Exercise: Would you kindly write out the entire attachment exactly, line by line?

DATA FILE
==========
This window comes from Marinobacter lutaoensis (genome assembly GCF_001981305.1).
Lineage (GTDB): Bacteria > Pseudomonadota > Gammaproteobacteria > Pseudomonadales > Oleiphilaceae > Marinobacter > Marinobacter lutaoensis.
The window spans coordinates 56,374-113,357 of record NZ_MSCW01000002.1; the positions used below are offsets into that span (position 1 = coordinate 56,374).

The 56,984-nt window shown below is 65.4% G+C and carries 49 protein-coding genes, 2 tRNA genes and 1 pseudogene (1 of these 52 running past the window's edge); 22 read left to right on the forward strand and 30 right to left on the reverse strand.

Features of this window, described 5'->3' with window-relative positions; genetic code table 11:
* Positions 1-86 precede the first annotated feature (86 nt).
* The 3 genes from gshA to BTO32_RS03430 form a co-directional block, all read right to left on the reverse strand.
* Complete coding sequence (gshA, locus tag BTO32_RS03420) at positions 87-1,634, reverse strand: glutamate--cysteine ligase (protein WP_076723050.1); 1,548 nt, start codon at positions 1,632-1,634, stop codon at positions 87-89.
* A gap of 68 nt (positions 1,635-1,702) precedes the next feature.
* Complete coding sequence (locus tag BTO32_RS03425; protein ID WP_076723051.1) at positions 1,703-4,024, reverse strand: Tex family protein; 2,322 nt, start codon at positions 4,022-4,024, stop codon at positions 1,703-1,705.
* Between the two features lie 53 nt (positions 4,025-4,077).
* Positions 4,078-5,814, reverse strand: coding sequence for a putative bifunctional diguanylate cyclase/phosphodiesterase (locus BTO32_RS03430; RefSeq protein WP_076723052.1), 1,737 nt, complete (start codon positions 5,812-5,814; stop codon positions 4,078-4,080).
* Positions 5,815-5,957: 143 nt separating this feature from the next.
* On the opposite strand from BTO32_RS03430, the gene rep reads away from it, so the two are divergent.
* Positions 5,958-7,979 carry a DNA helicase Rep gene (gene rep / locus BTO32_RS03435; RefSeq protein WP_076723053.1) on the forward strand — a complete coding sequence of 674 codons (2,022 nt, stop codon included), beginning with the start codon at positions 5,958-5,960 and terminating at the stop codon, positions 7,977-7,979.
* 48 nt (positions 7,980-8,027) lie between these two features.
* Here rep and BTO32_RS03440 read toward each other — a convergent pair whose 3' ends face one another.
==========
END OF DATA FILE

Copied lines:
This window comes from Marinobacter lutaoensis (genome assembly GCF_001981305.1).
Lineage (GTDB): Bacteria > Pseudomonadota > Gammaproteobacteria > Pseudomonadales > Oleiphilaceae > Marinobacter > Marinobacter lutaoensis.
The window spans coordinates 56,374-113,357 of record NZ_MSCW01000002.1; the positions used below are offsets into that span (position 1 = coordinate 56,374).

The 56,984-nt window shown below is 65.4% G+C and carries 49 protein-coding genes, 2 tRNA genes and 1 pseudogene (1 of these 52 running past the window's edge); 22 read left to right on the forward strand and 30 right to left on the reverse strand.

Features of this window, described 5'->3' with window-relative positions; genetic code table 11:
* Positions 1-86 precede the first annotated feature (86 nt).
* The 3 genes from gshA to BTO32_RS03430 form a co-directional block, all read right to left on the reverse strand.
* Complete coding sequence (gshA, locus tag BTO32_RS03420) at positions 87-1,634, reverse strand: glutamate--cysteine ligase (protein WP_076723050.1); 1,548 nt, start codon at positions 1,632-1,634, stop codon at positions 87-89.
* A gap of 68 nt (positions 1,635-1,702) precedes the next feature.
* Complete coding sequence (locus tag BTO32_RS03425; protein ID WP_076723051.1) at positions 1,703-4,024, reverse strand: Tex family protein; 2,322 nt, start codon at positions 4,022-4,024, stop codon at positions 1,703-1,705.
* Between the two features lie 53 nt (positions 4,025-4,077).
* Positions 4,078-5,814, reverse strand: coding sequence for a putative bifunctional diguanylate cyclase/phosphodiesterase (locus BTO32_RS03430; RefSeq protein WP_076723052.1), 1,737 nt, complete (start codon positions 5,812-5,814; stop codon positions 4,078-4,080).
* Positions 5,815-5,957: 143 nt separating this feature from the next.
* On the opposite strand from BTO32_RS03430, the gene rep reads away from it, so the two are divergent.
* Positions 5,958-7,979 carry a DNA helicase Rep gene (gene rep / locus BTO32_RS03435; RefSeq protein WP_076723053.1) on the forward strand — a complete coding sequence of 674 codons (2,022 nt, stop codon included), beginning with the start codon at positions 5,958-5,960 and terminating at the stop codon, positions 7,977-7,979.
* 48 nt (positions 7,980-8,027) lie between these two features.
* Here rep and BTO32_RS03440 read toward each other — a convergent pair whose 3' ends face one another.